This was previously published on intercourse with biscuits.
My mum went to the school. I was 15 years old and nearing the end of five years of bullying. Kicked in corridors, spat on, verbally abused daily. The latest issue was boys bandying about “gay” as a slur.
I’m not gay but it rightly offended me to hear them spitting out those slurs with impunity. I was punished by the deputy headmaster, a moustachioed sergeant-major-type, for wearing the wrong kind of coat. The bullies suffered no sanctions whatsoever for being hateful on an almost hourly basis. They played sport and wore the right shoes.
This is the terror of banter. It was banter that fuelled the pathetic Unilad website. It’s banter that turns sports teams and societies in universities into sources of sanctioned abuse. Banter has been with us for many years. When my mum told the teacher that those boys were using homophobic abuse as a regular part of their daily interactions he smiled and told her: “Boys will be boys. It’s just … banter.”
I had to ‘toughen up’ because I didn’t think that fostering that kind of atmosphere was appropriate. It’s all banter until someone dies. And they do die. Driven to killing themselves by “banter,”, driven to hurting themselves by “banter.” Banter is often a flag of convenience for vicious, hateful words.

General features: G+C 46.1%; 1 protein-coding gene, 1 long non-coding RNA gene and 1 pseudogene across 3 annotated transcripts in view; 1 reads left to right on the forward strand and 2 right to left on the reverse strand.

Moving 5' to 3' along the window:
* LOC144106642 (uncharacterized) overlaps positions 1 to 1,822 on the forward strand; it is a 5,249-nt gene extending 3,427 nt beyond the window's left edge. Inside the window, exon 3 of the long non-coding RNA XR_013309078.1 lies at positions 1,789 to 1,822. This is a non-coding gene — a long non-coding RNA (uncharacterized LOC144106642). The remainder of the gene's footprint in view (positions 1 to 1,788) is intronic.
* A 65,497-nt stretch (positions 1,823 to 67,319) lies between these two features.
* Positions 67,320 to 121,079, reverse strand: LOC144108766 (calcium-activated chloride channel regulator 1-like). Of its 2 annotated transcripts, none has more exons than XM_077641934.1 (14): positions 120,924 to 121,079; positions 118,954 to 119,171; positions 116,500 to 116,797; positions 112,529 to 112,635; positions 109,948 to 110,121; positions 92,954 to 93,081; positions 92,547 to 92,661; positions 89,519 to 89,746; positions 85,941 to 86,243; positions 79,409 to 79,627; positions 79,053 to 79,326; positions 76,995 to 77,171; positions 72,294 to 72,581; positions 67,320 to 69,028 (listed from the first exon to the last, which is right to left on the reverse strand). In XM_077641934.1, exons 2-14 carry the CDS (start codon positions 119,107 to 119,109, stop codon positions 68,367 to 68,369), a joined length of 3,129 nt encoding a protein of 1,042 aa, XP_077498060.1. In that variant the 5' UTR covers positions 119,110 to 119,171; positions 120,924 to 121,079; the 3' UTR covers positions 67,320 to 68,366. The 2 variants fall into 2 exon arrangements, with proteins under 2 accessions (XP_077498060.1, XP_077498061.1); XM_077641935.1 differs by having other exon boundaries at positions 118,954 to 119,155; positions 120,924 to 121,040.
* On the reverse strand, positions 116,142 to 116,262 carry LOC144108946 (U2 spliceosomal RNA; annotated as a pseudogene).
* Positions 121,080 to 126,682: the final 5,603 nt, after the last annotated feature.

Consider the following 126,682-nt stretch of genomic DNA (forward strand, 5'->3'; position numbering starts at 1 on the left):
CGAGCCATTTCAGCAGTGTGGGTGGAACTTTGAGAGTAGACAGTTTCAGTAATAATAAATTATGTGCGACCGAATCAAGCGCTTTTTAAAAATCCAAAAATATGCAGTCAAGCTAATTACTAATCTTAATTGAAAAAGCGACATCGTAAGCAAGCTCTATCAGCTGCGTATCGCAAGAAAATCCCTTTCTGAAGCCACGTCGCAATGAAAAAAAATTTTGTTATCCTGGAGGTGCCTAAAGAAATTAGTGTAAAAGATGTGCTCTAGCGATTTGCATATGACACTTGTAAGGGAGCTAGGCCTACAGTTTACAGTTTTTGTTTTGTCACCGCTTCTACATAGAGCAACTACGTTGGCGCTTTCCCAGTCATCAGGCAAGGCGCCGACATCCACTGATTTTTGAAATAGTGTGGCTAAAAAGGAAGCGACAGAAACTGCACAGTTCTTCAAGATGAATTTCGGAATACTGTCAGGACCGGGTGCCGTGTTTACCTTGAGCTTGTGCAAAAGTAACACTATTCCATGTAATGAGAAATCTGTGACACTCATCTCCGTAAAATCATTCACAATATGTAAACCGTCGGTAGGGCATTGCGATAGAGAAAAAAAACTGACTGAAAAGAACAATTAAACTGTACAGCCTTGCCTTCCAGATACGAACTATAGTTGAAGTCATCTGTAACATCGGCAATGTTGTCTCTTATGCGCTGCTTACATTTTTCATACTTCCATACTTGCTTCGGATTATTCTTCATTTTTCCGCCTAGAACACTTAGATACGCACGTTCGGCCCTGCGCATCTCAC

And if you’re an adult who utters the old saw, “kids can be cruel,” you’re a coward and guilty of moral weakness. Kids can be cruel, it’s true, but adults have a responsibility to do something about it. Schools are not meant to be Darwinian test tubes to see which children can survive the taunts.
There’s a new film out called Bully. It’s been slapped with a R-rating in the US which means the very kids that should see it will not technically be able to. It needs to be seen. The effects of the insults and the punches and the endless abuse need to be seen. The reason for the R-rating is “bad language.” There are very many things worse for children than hearing bad language. The censorious small-minded folk at the MPAA are the same type of people who dismiss bullying as “boys will be boys” stuff and all part of growing up. If I have a chip on my shoulder, there’s a list of people I knew when I was 11 years old who deserve to take part of the blame.